A hepatitis diet aims to regenerate liver cells as quickly as possible. Changing your eating habits accordingly will also prevent further liver damage. A typical daily menu is as follows:

  • Breakfast – Whole wheat bread with natural jam. Milk and fresh fruit can be added as well.
  • Mid-morning snack – Soup or fat-free milkshake
  • Lunch – Whole wheat pasta or brown rice along with a portion of vegetables and protein. Finish off with some fresh fruit like bananas or berries.
  • Early evening – Fresh fruit juice and crackers
  • Dinner – Vegetable soup, whole grain bread, salad and a small portion of protein
  • Drink a glass of milk (preferably soy milk) just before sleeping.

Natural foods for hepatitis patients include fruit juices, fat-free milkshakes, yogurt, custard, clear soups, crackers, rusk, and porridge. Other healing foods for hepatitis are:

  • Whole wheat bread and cereals
  • Oats
  • Brown rice
  • All vegetables though potatoes should be had in moderation
  • Beans and legumes
  • Vegetable juices
  • Herbal teas
  • Olive oil
  • Whole-wheat pasta
  • Canned tuna (only small amounts)

These foods for hepatitis may not seem like a large choice but you can get innovative with your cooking. Experiment with various combinations of herbs and light spices to create fat-free meals that are as enjoyable. Just make sure that you never overeat and try and avoid meals for at least five hours before you sleep. Drink plenty of water during the day and eat slowly, chewing properly all along.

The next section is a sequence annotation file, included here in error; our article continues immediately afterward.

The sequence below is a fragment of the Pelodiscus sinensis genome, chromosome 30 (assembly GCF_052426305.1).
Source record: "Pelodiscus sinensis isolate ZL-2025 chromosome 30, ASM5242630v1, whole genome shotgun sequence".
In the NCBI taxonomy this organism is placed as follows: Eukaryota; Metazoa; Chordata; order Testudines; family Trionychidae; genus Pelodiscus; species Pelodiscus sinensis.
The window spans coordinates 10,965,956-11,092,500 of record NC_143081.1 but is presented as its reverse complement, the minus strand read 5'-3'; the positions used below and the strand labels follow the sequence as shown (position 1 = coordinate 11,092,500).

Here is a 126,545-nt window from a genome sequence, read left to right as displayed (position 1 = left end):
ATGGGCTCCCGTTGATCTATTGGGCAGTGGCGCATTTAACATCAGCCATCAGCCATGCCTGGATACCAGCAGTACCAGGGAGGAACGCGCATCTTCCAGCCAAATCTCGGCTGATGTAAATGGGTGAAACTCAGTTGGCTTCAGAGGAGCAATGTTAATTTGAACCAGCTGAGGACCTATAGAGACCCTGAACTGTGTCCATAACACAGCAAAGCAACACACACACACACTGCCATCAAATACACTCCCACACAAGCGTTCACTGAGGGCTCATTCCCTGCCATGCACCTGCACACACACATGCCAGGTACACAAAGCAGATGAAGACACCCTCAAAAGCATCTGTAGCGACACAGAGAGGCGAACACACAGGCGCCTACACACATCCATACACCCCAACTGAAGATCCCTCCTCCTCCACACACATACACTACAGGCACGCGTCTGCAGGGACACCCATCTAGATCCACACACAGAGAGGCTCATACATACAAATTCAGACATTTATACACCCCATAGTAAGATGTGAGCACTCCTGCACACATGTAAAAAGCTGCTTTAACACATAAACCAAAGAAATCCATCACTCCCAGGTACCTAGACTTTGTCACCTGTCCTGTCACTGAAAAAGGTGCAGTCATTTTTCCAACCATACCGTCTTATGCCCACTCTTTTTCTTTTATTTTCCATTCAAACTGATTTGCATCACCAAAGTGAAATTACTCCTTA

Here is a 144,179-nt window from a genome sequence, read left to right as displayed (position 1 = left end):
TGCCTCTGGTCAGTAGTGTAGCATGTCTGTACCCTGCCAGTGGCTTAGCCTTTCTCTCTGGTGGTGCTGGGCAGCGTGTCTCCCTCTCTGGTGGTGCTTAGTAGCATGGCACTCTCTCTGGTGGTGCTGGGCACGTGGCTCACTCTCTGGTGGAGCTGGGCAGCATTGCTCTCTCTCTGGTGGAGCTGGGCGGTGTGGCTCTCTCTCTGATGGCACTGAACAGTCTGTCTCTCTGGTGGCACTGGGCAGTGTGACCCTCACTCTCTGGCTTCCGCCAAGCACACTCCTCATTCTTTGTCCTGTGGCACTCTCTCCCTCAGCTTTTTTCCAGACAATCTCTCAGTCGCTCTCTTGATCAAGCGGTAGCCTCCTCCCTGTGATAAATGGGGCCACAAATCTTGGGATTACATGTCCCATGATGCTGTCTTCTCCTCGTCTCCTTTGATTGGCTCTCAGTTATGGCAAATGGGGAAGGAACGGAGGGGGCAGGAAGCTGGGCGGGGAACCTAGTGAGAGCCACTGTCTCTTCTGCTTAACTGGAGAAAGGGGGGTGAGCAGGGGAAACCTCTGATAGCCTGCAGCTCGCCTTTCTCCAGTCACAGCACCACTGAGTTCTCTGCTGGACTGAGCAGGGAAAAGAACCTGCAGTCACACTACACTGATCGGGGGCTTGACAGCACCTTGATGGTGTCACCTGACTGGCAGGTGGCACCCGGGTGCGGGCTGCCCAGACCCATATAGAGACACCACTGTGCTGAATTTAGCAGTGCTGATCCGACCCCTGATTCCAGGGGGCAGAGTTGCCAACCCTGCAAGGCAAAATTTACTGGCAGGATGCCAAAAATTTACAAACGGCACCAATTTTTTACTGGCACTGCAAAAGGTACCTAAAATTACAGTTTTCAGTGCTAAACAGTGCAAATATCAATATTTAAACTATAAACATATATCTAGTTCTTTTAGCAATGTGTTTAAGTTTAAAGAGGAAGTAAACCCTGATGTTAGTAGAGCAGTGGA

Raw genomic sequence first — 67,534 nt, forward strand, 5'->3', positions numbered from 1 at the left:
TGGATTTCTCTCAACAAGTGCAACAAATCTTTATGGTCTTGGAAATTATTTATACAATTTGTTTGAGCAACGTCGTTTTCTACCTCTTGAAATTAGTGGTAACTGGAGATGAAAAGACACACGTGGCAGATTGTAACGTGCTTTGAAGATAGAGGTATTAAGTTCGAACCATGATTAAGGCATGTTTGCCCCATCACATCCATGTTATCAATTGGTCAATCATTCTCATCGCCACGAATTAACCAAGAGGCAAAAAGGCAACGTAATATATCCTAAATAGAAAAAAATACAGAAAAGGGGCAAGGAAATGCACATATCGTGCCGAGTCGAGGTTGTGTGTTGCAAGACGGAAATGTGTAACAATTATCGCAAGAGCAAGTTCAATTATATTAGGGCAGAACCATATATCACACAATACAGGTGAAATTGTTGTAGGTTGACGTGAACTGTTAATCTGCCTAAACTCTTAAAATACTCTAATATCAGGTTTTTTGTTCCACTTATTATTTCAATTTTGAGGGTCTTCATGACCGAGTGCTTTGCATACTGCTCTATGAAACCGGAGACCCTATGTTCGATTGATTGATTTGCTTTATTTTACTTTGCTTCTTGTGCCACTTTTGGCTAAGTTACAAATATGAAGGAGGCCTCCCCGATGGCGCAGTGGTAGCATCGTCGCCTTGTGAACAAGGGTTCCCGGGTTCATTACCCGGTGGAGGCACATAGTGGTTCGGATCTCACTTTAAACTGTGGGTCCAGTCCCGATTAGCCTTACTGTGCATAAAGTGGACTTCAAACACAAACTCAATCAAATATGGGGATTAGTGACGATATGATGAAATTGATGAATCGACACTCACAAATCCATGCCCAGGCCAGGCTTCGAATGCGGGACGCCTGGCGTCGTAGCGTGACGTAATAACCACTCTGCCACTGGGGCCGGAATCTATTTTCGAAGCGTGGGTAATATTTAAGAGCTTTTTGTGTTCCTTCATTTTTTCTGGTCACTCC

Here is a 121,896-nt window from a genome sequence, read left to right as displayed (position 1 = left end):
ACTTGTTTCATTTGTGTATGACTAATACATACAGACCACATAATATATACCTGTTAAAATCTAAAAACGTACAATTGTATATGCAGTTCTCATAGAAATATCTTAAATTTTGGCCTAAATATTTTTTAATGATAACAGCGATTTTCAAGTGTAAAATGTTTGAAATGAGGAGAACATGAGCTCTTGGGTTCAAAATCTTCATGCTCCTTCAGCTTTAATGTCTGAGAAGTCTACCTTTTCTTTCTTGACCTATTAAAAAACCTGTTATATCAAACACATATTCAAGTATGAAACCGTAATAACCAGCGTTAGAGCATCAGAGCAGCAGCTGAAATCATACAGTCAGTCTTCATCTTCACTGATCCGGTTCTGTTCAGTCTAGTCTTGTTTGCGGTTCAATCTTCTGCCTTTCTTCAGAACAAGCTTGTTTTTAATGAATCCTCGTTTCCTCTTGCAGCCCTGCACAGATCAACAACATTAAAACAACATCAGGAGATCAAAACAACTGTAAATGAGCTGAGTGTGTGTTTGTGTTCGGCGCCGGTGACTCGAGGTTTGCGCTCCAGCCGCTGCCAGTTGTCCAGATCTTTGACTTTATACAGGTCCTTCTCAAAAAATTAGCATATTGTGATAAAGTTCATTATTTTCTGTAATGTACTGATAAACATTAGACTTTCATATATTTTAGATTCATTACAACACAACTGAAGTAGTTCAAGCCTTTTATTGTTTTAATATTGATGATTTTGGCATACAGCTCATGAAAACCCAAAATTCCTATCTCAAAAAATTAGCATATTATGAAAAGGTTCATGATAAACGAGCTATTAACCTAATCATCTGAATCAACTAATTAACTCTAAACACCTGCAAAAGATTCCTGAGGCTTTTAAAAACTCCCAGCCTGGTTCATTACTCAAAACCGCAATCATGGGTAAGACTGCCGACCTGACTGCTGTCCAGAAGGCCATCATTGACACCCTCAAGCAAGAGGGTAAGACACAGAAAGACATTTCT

Hepatitis causes loss of appetite and this in turn can lead to malnutrition. Since you end up eating less, you will also be getting less than the recommended intake of vitamins and minerals from your daily diet. Vitamins such as vitamin K and vitamins E for hepatitis are important to boost immunity and speed up the healing process.


Supplements for hepatitis such as essential fatty acid, flax seed oil and certain herbal supplements can be included in your hepatitis diet, but should be done under the supervision of a trained practitioner or doctor.

Hepatitis - Symptoms, Causes & Treatment


Different types of hepatitis have different symptoms but the common hepatitis symptoms found in all types is loss of appetite, fatigue, joint and muscle aches, fever, nausea, and high levels of bilirubin or jaundice.


The most common cause of hepatitis is a viral infection. At times alcohol abuse may also cause liver damage that can lead to chronic hepatitis.

The best treatment for hepatitis is copious amounts of rest. Apart from rest and changing your diet, acute or chronic cases of hepatitis may require medication and in severe cases even a liver transplant.


Hepatitis prevention entails maintaining a high level of hygiene to prevent infections. Food should be cleaned before cooking and eating and only purified water consumed. Alcohol should be taken in moderation as well.


Hepatitis diagnosis generally requires a physical examination to check for yellowish skin that comes with jaundice. A urine or blood test can confirm the high levels of bilirubin that are a symptom of hepatitis.

Submitted on January 16, 2014